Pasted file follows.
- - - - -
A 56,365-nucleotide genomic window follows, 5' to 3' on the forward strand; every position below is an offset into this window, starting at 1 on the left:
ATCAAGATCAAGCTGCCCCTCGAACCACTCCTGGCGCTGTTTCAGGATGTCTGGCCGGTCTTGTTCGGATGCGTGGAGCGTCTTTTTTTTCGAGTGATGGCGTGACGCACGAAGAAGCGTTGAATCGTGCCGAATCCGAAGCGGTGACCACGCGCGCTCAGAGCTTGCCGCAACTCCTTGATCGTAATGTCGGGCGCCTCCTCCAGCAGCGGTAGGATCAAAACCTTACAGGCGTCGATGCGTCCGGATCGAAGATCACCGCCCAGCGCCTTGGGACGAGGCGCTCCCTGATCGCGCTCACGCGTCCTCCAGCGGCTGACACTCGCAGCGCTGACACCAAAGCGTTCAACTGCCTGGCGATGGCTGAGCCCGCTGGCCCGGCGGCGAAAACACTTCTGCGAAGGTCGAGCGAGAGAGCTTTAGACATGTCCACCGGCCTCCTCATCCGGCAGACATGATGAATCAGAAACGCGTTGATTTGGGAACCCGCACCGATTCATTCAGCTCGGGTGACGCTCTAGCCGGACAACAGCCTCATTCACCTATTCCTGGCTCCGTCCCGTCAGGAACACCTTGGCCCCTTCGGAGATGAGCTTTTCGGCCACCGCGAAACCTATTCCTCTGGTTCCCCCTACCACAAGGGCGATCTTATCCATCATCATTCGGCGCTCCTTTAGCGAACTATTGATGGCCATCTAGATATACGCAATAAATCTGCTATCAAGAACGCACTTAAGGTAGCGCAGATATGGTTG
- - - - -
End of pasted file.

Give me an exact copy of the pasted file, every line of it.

A 56,365-nucleotide genomic window follows, 5' to 3' on the forward strand; every position below is an offset into this window, starting at 1 on the left:
ATCAAGATCAAGCTGCCCCTCGAACCACTCCTGGCGCTGTTTCAGGATGTCTGGCCGGTCTTGTTCGGATGCGTGGAGCGTCTTTTTTTTCGAGTGATGGCGTGACGCACGAAGAAGCGTTGAATCGTGCCGAATCCGAAGCGGTGACCACGCGCGCTCAGAGCTTGCCGCAACTCCTTGATCGTAATGTCGGGCGCCTCCTCCAGCAGCGGTAGGATCAAAACCTTACAGGCGTCGATGCGTCCGGATCGAAGATCACCGCCCAGCGCCTTGGGACGAGGCGCTCCCTGATCGCGCTCACGCGTCCTCCAGCGGCTGACACTCGCAGCGCTGACACCAAAGCGTTCAACTGCCTGGCGATGGCTGAGCCCGCTGGCCCGGCGGCGAAAACACTTCTGCGAAGGTCGAGCGAGAGAGCTTTAGACATGTCCACCGGCCTCCTCATCCGGCAGACATGATGAATCAGAAACGCGTTGATTTGGGAACCCGCACCGATTCATTCAGCTCGGGTGACGCTCTAGCCGGACAACAGCCTCATTCACCTATTCCTGGCTCCGTCCCGTCAGGAACACCTTGGCCCCTTCGGAGATGAGCTTTTCGGCCACCGCGAAACCTATTCCTCTGGTTCCCCCTACCACAAGGGCGATCTTATCCATCATCATTCGGCGCTCCTTTAGCGAACTATTGATGGCCATCTAGATATACGCAATAAATCTGCTATCAAGAACGCACTTAAGGTAGCGCAGATATGGTTG